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Stonehenge. What’s with all the rocks?

Stonehenge. What does it make you think of?

Stonehenge has infiltrated many parts of our modern culture. It’s been the background of literature from Tess of the D’Urbervilles by Thomas Hardy to modern works of fiction too numerous to list. It has been featured in blockbuster movies, including the latest from the Transformer’s franchise (2017). It found its way into Doctor Who (2010). Scientists and common men have puzzled over it for centuries.

But what is it?

In short, it is a ring of standing stones set within earthworks in the middle of a complex of Neolithic and Bronze Age monuments. There are many burial mounds. Some of these may be from sacrifices. (Yes, we’ll explore that further.) What remains, a tall circle of standing stones, some toppled, with lintels connecting many that remain standing, is but a small portion of a greater complex of structures. Stonehenge is thought to be older than the pyramids of Egypt. To put that in perspective, that means it could have been built somewhere between 3100 and 2800 B.C. Along with the pyramids, Stonehenge is the most recognized landmark in the world.

But who built it? And why? The answer isn’t so simple. Because of that, and to do the subject justice, I plan to break the subject “Stonehenge” down into several smaller subjects to provide a better understanding of this complex site. Stonehenge is not unique. While it is historically significant and unique, there are other henges similar to it located around Britain, Ireland, the United States, and other places in the world. These need to be explored as well.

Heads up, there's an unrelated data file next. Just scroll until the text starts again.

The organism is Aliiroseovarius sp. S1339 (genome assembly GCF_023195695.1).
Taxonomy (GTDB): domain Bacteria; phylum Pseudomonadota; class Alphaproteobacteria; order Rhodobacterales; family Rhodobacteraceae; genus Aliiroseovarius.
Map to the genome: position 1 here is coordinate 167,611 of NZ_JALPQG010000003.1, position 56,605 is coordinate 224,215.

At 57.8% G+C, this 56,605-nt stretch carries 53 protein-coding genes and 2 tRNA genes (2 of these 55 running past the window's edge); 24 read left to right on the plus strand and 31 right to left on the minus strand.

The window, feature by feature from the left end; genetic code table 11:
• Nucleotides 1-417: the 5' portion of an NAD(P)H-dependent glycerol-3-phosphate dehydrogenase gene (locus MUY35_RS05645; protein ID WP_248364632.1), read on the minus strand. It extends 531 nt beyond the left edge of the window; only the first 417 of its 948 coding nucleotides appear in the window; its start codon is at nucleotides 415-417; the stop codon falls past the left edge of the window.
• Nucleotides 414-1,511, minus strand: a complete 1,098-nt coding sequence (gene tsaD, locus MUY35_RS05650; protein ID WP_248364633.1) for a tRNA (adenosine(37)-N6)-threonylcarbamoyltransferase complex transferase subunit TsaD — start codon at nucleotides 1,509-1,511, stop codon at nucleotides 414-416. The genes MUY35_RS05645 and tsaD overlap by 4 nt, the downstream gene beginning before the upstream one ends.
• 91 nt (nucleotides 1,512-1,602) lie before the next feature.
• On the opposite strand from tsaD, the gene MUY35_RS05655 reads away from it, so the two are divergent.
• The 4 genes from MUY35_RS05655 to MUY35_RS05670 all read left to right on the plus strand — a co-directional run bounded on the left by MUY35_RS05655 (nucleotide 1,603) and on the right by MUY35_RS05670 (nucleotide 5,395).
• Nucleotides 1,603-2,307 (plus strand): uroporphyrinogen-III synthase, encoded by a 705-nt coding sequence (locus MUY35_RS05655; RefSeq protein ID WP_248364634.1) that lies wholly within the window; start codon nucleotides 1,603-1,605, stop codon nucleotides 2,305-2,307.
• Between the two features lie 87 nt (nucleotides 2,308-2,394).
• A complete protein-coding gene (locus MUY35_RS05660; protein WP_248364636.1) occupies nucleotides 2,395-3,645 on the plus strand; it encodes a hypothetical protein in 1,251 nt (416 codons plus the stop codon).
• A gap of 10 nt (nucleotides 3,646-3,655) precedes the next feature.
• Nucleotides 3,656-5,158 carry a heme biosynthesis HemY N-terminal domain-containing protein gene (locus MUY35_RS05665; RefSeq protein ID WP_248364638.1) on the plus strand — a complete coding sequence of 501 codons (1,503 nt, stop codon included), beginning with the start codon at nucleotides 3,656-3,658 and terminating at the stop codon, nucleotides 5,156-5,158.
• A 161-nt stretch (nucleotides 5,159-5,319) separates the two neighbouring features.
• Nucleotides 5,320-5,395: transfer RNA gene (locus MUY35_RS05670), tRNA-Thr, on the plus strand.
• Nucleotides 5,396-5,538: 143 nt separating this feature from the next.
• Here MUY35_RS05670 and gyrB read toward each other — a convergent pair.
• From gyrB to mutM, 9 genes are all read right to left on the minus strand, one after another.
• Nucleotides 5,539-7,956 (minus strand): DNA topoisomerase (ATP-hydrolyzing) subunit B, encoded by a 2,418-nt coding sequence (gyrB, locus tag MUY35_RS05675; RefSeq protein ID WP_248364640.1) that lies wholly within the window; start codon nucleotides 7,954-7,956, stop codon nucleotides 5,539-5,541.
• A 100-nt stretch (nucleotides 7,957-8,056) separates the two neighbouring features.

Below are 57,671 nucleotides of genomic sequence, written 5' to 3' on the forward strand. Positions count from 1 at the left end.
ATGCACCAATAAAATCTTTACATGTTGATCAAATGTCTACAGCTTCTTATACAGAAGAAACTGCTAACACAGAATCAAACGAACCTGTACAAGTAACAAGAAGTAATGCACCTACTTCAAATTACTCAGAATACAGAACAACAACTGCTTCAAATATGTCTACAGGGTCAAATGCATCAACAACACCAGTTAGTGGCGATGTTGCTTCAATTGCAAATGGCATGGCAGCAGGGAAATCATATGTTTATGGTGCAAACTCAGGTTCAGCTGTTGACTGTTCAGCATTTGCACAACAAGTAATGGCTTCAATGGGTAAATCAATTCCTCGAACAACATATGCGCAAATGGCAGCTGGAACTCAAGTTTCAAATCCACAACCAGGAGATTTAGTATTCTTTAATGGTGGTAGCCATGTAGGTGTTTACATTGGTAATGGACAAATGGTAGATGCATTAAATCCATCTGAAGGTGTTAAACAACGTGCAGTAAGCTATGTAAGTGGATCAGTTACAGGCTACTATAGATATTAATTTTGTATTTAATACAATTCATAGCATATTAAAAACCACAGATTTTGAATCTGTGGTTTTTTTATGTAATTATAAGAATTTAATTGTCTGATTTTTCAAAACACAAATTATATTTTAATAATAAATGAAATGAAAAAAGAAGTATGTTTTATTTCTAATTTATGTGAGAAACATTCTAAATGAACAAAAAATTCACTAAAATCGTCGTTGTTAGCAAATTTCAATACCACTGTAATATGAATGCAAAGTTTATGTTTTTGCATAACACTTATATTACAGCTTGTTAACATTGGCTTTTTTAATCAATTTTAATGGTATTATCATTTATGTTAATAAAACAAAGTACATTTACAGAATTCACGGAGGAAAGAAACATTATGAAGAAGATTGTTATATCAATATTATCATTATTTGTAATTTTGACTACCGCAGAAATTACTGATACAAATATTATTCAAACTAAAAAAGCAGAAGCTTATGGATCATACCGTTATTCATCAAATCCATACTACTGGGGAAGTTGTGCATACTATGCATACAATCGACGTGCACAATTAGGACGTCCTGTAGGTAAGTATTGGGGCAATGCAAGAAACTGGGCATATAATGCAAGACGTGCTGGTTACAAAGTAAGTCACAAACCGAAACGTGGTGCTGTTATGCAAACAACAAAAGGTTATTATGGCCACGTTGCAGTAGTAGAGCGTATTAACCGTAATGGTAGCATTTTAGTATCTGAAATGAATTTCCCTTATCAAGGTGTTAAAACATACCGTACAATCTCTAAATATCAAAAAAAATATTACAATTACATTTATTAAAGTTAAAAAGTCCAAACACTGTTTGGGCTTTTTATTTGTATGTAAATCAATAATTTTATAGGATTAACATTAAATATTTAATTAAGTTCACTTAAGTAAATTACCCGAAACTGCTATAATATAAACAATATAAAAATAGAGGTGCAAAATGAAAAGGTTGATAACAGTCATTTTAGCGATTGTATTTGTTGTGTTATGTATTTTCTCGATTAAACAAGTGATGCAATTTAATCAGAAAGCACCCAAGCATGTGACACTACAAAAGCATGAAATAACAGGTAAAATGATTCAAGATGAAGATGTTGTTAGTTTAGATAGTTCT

Some think Merlin built Stonehenge. That’s right, Merlin, as in the wizard of Arthurian legend. This just opens another can of worms though. Who was Merlin? Man or myth? Perhaps a bit of both. I’ll dedicate a blog specifically to him. He didn’t build Stonehenge, even if there’s a fascinating legend fully of magic describing how he transported the stones from Ireland and allegedly built Stonehenge.

Some have considered the Druids. While Druids and today’s neo-druids may practice their faith at Stonehenge, it is older than they are. Another blog will explore this.

The more we look at Stonehenge, the more the mystery grows.

Later this year Jamie Poole Books will release a book about a day in Stonehenge’s history. The Battle of the Beanfield took place in 1985. I would like to explore the archaeological details of Stonehenge and the places like it.

At the moment Stonehenge is under threat. While many World Heritage Sites may be under threat from natural forces, Stonehenge is under threat of another kind. The UK Government plans to widen a roadway which would tread across land that archaeologists are still researching. Doing so would likely destroy vital information that could lend new insight into the builders of Stonehenge and prehistoric England. Once a site like this is destroyed, there’s no restoring it. It’s important to know our history. In this case, some consider the landscape around Stonehenge to be the “most archaeologically significant land surface in Europe.”

If this is something that interests you, stay tuned here for further blogs. If you’re concerned about Stonehenge and wonder what you can do to help, check out organizations working to protect this World Heritage Site.

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